Tuesday, February 10, 2015

Priestly deception

Sometimes I get the impression that certain people are on the fast-track of life; regardless of how competent, resourceful or intelligent, they're going to end up being your boss and making more money than you because, well, just because. Stephen Green the ex-Chairman of HSBC bank looks like such a person to me; with a name like "Baron Green of Hurstpierpoint" he was probably born into a family that made more money than yours going right back to the Norman conquest when the right to fleece everyone else was ordained by God himself (and the small matter of a fleet of ships containing archers and cavalry); not his fault of course, such are the random twists and turns of history.

Some careers must seem like a trip to a giant Michelin star cafeteria; for starters we have a top boarding school followed by Oxford or Cambridge and then for main course we pick from McKinsey and/or the City of London washed down with a vintage magnum of Civil Service and then to cap the meal off we gorge on flambéed Investment banking, Cabinet Minister topped with Quango chief and a selection of exotic holiday homes from the Retirement trolley. Nice work if you can get it, as my old man used to say. Now, none of this strikes me as a problem if the people receiving such privilege are ethical, competent, hard-working, charitable and leave the world a better place than they find it. As it now transpires HSBC under Mr Greens leadership looks like it was helping a significant number of it's (rich) customers to avoid paying tax and therefore facilitating them breaking the contract we all have as evolved primates to invest in the societal infrastructure used to make our wealth in the first place; perhaps there was a warped sense of entitlement prevalent here or maybe Mr Green knew nothing about the scale of the fraud, either way he was either bent or incompetent and needs to answer these criticisms.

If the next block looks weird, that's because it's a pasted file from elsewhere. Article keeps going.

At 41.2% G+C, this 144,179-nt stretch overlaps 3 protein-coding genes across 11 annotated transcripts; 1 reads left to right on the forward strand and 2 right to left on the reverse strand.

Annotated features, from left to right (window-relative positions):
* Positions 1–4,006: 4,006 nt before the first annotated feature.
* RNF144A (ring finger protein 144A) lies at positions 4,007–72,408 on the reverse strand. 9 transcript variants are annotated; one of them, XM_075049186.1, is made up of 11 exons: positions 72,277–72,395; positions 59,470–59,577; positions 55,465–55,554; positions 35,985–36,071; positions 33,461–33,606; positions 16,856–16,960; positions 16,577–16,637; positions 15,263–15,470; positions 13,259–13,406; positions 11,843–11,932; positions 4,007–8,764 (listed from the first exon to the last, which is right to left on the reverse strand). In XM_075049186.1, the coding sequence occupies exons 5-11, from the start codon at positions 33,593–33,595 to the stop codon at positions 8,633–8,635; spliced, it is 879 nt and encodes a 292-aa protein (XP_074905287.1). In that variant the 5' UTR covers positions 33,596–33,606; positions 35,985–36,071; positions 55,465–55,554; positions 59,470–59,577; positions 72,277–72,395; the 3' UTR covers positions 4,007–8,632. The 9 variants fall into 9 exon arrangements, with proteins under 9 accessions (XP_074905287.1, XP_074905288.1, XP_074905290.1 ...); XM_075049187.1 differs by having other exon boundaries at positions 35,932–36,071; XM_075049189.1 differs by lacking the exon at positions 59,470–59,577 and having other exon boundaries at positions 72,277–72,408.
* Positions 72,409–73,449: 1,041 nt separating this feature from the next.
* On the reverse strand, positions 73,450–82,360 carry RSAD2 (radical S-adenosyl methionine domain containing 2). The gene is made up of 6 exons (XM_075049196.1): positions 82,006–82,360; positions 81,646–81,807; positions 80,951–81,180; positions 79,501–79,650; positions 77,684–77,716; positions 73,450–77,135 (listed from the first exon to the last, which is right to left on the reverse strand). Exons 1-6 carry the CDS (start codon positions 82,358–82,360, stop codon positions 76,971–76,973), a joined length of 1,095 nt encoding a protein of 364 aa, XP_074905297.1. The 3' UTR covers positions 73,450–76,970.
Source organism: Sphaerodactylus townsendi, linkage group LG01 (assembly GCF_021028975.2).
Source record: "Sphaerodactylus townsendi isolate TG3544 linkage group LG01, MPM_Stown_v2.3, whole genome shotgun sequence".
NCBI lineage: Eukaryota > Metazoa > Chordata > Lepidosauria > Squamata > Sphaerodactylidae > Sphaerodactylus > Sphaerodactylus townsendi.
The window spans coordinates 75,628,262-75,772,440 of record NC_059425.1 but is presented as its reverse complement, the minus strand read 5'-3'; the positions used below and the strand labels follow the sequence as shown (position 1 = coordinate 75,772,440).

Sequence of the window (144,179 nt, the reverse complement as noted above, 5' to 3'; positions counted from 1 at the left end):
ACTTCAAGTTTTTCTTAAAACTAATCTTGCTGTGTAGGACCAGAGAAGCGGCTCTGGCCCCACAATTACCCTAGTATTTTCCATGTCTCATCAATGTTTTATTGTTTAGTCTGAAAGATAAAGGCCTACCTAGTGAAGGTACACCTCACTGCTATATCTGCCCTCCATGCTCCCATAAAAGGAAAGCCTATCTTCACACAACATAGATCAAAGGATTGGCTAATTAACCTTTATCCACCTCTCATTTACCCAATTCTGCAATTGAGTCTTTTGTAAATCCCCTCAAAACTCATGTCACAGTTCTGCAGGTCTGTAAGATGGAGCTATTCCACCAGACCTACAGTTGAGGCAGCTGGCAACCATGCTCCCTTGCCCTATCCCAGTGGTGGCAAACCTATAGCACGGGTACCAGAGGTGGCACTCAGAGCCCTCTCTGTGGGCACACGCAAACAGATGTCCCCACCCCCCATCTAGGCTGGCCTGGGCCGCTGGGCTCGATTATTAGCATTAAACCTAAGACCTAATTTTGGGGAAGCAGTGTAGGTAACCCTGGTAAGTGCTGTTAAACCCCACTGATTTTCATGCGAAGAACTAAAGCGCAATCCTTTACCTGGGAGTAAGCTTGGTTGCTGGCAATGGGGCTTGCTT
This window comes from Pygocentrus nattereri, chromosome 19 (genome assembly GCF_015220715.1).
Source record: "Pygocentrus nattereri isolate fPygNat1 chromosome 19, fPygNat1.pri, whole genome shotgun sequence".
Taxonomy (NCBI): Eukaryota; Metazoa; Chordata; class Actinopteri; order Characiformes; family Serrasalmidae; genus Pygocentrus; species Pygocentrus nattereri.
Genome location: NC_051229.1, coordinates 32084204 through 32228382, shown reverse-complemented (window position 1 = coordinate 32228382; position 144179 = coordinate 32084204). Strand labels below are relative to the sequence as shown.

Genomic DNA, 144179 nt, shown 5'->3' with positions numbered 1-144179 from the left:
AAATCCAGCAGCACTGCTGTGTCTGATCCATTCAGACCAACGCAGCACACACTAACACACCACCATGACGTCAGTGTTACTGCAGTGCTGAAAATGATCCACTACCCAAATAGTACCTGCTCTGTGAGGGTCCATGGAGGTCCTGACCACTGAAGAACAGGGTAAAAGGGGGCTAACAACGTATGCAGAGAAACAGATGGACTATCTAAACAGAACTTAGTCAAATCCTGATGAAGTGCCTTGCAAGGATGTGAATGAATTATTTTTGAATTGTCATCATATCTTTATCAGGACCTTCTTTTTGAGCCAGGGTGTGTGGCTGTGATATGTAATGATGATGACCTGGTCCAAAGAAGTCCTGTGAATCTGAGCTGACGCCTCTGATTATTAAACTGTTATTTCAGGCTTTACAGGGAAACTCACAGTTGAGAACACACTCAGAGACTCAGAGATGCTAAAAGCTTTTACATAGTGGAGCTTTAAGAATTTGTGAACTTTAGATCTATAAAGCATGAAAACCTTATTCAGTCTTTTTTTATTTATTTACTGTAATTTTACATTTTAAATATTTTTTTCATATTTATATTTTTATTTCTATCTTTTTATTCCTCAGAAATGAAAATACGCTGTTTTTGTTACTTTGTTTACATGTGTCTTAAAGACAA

Greens example illustrates some important philosophical life-lessons for me, firstly as an ordained (Christian) minister and author of a book on corporate responsibility what people say is rarely a foolproof indication of what they believe or how they act when they think no one is looking. Scepticism is the most valuable sense we have, it's hard not to conclude that he was either astronomically cynical and hypocritical or some kind of patsy. In plain language, born to rule doesn't mean capable of rule.

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